A visit to Germany by a beleaguered council currently making “savage” cuts has been described as a “jolly”.
Argyll and Bute Council is preparing to reduce its waste collections to every three weeks, and axed 82 jobs at its last budget – with hundreds more expected to go in the coming years.
But it recently spent £2,500 from its twinning budget to send one councillor, three officers and four people from local businesses and a social enterprise, on a five-day trip to Bavaria.
The delegation visited a district in Germany which has transformed its own economy and successfully reversed a decline in its population.
The trip to Amberg-Sulzbach in Bavaria focussed on economic growth, sharing best practice and promoting Argyll and Bute to the international European market.
But last night Councillor James Robb, of the opposition SNP group, said such trips could not be “justified” given the tough economic situation the council was in.
“Given the savage cuts to services being imposed by the council such jollies for so many can’t be justified,” he said.
“What new has been actually learned? How many council officers does it take to do a field report on a visit? Don’t we live in an internet age where such information is available at the touch of a button?”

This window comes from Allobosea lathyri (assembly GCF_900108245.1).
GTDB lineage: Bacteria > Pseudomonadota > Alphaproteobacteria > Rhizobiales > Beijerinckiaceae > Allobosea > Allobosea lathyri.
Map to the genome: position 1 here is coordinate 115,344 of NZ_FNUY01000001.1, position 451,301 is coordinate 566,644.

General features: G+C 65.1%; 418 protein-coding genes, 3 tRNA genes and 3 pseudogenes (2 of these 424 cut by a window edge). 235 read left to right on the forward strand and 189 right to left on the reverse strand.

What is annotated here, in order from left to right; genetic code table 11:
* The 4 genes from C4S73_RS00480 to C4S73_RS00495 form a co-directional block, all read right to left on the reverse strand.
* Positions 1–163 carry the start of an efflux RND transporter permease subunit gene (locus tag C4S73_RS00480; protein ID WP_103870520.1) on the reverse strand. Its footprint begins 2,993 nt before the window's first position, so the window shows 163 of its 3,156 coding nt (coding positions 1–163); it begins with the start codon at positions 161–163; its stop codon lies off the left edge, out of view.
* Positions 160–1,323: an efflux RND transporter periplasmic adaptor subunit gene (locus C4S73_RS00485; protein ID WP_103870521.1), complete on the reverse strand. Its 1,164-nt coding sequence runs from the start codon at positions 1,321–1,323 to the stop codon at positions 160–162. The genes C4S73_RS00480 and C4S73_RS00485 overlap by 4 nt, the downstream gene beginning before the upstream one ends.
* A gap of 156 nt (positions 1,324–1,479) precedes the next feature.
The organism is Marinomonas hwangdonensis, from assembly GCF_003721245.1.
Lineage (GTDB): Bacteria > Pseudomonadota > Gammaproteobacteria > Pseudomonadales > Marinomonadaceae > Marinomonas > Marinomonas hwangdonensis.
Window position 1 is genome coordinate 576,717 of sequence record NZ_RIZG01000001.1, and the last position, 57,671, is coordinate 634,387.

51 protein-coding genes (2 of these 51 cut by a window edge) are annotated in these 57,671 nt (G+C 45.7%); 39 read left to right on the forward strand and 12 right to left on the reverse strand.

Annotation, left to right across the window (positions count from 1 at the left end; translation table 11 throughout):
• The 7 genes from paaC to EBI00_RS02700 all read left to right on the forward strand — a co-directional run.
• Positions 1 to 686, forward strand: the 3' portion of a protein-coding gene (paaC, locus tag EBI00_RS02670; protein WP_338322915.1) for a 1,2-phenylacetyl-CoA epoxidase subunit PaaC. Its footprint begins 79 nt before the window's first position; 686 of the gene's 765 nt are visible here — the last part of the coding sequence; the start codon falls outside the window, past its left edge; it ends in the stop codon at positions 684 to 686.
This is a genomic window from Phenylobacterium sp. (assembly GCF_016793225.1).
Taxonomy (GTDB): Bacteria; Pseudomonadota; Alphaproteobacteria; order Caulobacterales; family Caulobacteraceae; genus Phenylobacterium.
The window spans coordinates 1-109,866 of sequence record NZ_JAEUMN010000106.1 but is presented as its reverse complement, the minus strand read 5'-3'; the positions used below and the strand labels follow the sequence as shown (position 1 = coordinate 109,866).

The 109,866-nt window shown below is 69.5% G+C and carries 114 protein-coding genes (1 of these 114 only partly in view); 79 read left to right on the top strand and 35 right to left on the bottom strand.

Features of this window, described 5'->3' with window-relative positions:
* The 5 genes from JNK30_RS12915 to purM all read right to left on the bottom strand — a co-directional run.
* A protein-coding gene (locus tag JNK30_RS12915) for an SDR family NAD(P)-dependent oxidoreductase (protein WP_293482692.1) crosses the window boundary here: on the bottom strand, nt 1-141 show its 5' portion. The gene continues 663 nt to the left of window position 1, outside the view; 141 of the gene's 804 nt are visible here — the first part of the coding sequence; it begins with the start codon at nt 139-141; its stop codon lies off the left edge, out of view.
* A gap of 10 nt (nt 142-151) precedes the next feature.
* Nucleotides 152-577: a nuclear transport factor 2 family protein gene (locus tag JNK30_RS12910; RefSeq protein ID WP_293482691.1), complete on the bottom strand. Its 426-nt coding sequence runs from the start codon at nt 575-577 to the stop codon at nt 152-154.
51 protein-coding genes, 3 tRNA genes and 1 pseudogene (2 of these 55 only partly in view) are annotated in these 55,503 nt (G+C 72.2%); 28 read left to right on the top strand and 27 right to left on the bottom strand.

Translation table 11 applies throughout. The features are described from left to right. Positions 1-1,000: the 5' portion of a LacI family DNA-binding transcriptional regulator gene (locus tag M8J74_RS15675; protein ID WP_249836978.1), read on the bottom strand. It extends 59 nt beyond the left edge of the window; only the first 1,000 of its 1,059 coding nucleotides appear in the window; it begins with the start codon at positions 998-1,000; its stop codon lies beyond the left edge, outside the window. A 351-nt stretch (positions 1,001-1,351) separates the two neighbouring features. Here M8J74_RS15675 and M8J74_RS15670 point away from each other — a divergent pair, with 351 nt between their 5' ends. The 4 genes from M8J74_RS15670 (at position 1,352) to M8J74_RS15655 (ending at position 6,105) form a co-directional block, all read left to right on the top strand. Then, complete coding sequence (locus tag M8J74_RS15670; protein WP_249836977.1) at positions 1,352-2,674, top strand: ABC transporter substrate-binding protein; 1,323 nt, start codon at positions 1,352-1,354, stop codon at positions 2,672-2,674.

Eben Wilson, director of Taxpayer Scotland, added: “Council taxpayers generally prefer their money to be spent on local services and improving them.
“Spending like this must be followed up with a proper independent audit.”
But Councillor Aileen Morton, policy lead for sustainable economic growth, who went on the trip, defended the decision to go.
“Growing our population and the local economy was very much on the agenda during the highly successful visit,” she said.
“Following the EU referendum result, it is even more important that the council maintains and strengthens our European ties and partners. In this respect the visit to Amberg-Sulzbach, which is overcoming the same challenges that we are experiencing in Argyll and Bute, was important and enlightening.”
As part of the delegation, representatives from Argyll businesses visited an applied sciences institute, an organic farm that has diversified into renewable energy production and tourism, and a centre for renewable energies and sustainability.
The itinerary also included visits to see care-at-home facilities for the elderly.
Ms Morton added: “Obviously it will take time to see if the twinning link can be revived and bring economic as well as cultural benefits to the two regions but considering the circumstances we find ourselves in, I think we need to have a willingness to try different approaches.”